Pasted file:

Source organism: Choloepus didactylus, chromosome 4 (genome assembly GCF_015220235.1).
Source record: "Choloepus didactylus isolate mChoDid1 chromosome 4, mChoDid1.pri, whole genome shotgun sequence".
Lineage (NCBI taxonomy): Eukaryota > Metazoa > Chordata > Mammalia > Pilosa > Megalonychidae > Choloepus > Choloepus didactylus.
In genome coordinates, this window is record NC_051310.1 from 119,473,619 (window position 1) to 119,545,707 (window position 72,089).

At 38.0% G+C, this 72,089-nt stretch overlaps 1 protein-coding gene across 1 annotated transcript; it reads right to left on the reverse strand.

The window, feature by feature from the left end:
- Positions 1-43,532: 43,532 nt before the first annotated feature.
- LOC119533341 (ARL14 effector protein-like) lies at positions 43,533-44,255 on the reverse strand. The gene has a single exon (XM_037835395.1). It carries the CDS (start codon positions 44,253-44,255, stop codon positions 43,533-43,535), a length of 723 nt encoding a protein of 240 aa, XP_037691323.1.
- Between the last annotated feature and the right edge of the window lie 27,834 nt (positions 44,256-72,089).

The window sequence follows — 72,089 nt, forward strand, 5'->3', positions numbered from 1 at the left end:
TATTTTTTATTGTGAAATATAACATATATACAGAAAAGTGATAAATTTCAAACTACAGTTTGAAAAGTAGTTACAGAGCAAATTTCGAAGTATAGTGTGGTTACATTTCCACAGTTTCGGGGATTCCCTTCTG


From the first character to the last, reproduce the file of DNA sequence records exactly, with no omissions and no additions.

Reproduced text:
Source organism: Choloepus didactylus, chromosome 4 (genome assembly GCF_015220235.1).
Source record: "Choloepus didactylus isolate mChoDid1 chromosome 4, mChoDid1.pri, whole genome shotgun sequence".
Lineage (NCBI taxonomy): Eukaryota > Metazoa > Chordata > Mammalia > Pilosa > Megalonychidae > Choloepus > Choloepus didactylus.
In genome coordinates, this window is record NC_051310.1 from 119,473,619 (window position 1) to 119,545,707 (window position 72,089).

At 38.0% G+C, this 72,089-nt stretch overlaps 1 protein-coding gene across 1 annotated transcript; it reads right to left on the reverse strand.

The window, feature by feature from the left end:
- Positions 1-43,532: 43,532 nt before the first annotated feature.
- LOC119533341 (ARL14 effector protein-like) lies at positions 43,533-44,255 on the reverse strand. The gene has a single exon (XM_037835395.1). It carries the CDS (start codon positions 44,253-44,255, stop codon positions 43,533-43,535), a length of 723 nt encoding a protein of 240 aa, XP_037691323.1.
- Between the last annotated feature and the right edge of the window lie 27,834 nt (positions 44,256-72,089).

The window sequence follows — 72,089 nt, forward strand, 5'->3', positions numbered from 1 at the left end:
TATTTTTTATTGTGAAATATAACATATATACAGAAAAGTGATAAATTTCAAACTACAGTTTGAAAAGTAGTTACAGAGCAAATTTCGAAGTATAGTGTGGTTACATTTCCACAGTTTCGGGGATTCCCTTCTG